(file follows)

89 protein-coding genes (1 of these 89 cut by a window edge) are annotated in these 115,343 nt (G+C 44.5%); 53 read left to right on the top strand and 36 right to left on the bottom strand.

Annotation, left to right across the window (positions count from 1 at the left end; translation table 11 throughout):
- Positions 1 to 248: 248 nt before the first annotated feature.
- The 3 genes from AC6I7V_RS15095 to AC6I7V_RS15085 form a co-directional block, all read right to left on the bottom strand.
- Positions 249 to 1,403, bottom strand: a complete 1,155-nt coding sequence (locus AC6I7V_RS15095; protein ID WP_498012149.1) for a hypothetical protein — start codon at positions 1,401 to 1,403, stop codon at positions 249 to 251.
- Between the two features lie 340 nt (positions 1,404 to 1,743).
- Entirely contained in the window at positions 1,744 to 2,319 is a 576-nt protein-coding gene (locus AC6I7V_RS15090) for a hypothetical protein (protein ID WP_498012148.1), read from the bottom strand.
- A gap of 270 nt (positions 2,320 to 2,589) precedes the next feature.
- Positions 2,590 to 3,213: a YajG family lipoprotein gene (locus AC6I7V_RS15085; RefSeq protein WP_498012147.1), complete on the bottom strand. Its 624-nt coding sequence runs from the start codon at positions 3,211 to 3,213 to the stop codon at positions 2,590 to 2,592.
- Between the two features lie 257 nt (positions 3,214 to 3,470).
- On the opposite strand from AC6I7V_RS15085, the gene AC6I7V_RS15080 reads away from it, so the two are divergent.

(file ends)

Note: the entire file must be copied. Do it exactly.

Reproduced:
89 protein-coding genes (1 of these 89 cut by a window edge) are annotated in these 115,343 nt (G+C 44.5%); 53 read left to right on the top strand and 36 right to left on the bottom strand.

Annotation, left to right across the window (positions count from 1 at the left end; translation table 11 throughout):
- Positions 1 to 248: 248 nt before the first annotated feature.
- The 3 genes from AC6I7V_RS15095 to AC6I7V_RS15085 form a co-directional block, all read right to left on the bottom strand.
- Positions 249 to 1,403, bottom strand: a complete 1,155-nt coding sequence (locus AC6I7V_RS15095; protein ID WP_498012149.1) for a hypothetical protein — start codon at positions 1,401 to 1,403, stop codon at positions 249 to 251.
- Between the two features lie 340 nt (positions 1,404 to 1,743).
- Entirely contained in the window at positions 1,744 to 2,319 is a 576-nt protein-coding gene (locus AC6I7V_RS15090) for a hypothetical protein (protein ID WP_498012148.1), read from the bottom strand.
- A gap of 270 nt (positions 2,320 to 2,589) precedes the next feature.
- Positions 2,590 to 3,213: a YajG family lipoprotein gene (locus AC6I7V_RS15085; RefSeq protein WP_498012147.1), complete on the bottom strand. Its 624-nt coding sequence runs from the start codon at positions 3,211 to 3,213 to the stop codon at positions 2,590 to 2,592.
- Between the two features lie 257 nt (positions 3,214 to 3,470).
- On the opposite strand from AC6I7V_RS15085, the gene AC6I7V_RS15080 reads away from it, so the two are divergent.